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 #43 
CupCake.......that goofy looking.....ah....Clyde?

He doesn't even rate a spot in the cedar chest lol.  He's stuffed in the back of a closet, under "you know who's" smelly laundry hamper.  The Lady   Annes were seriously weirded out by him....so......he is under.....the...ah.....undies.

no worries about him messin' with the Bun.  me & moo changed the password.  (well...she did.......and thought i wasn't lookin'....she's pretty dense sometimes lol......don't rat me out)

forever & humbly your Bun

xox

Cakelady

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 #44 
Clyde kinda scares me
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taffylinden

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 #45 
Back to health care: Today the Congressional Budget Office estimated that 14 million Americans would be uninsured if the American Health Care Act becomes law.What is the CBO? It's a strictly nonpartisan (no political affiliation whatsoever) part of the Congressional branch of our government. Its job is to analyze how enacting legislation would impact the country financially. They're highly regarded, meticulous,and thorough. Actually, the report is worse than that: by 2026, the CBO estimates, 24 million Americans would be uninsured.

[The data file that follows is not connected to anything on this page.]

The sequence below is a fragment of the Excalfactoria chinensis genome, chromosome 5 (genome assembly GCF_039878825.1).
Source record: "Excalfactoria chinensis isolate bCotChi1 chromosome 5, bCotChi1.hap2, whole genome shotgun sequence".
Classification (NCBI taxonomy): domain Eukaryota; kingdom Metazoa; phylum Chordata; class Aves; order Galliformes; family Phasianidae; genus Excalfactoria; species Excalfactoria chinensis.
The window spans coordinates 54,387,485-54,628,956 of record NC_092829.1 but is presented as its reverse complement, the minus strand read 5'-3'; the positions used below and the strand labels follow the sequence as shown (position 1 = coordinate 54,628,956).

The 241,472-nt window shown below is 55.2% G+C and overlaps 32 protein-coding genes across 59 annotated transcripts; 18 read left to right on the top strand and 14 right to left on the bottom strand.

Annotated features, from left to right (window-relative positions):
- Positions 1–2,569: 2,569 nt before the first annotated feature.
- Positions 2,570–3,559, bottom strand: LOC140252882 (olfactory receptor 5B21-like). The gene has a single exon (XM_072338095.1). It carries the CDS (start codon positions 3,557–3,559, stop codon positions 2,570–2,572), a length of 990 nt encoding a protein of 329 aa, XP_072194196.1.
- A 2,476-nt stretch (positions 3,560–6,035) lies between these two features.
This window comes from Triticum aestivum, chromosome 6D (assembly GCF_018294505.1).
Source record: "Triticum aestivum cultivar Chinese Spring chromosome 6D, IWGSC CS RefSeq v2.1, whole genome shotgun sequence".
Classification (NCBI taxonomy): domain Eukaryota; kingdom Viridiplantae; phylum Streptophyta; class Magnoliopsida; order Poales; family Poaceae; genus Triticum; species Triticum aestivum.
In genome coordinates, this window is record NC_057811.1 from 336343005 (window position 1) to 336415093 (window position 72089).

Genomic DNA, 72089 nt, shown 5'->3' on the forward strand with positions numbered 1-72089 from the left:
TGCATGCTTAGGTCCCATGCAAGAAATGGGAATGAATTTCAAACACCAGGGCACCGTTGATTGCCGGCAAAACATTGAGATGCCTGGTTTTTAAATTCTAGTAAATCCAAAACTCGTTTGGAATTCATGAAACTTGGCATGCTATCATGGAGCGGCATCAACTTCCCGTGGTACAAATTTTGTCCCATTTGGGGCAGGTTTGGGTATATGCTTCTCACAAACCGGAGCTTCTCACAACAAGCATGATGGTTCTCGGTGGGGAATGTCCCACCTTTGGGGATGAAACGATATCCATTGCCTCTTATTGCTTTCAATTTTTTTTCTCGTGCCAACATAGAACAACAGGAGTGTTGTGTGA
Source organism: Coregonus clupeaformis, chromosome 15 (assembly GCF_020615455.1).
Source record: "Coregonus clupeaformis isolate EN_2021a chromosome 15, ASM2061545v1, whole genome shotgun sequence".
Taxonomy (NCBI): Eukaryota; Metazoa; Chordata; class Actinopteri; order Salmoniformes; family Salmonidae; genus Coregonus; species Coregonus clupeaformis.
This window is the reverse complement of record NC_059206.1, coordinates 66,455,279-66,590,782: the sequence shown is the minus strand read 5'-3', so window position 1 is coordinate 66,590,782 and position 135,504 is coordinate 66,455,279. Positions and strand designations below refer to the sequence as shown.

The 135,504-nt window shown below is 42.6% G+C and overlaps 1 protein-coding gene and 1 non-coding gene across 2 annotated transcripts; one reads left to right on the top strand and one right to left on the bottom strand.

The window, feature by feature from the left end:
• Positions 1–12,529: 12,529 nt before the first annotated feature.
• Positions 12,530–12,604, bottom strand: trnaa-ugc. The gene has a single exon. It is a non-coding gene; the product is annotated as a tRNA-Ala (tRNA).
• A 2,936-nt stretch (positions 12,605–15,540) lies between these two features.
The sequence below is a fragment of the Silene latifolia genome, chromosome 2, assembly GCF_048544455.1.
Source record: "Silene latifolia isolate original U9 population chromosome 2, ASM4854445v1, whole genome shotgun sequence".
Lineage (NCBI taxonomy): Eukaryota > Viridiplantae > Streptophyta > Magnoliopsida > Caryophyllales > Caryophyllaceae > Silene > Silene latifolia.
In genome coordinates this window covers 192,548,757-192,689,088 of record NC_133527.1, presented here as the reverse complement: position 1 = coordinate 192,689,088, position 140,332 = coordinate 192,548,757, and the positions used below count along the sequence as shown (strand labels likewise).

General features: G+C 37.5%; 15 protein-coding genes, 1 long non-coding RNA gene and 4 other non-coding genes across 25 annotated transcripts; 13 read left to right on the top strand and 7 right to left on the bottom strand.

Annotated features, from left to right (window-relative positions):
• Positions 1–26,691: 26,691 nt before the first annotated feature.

The GOP is hoping the bill will reduce health care costs and trim $373 billion from the federal budget. The idea is that by lifting the requirements for what health insurance policies must cover, there will be more policy choices and lower prices. Opponents argue this simply means there'd be that many more choices, all cruddy. 

Stay tuned.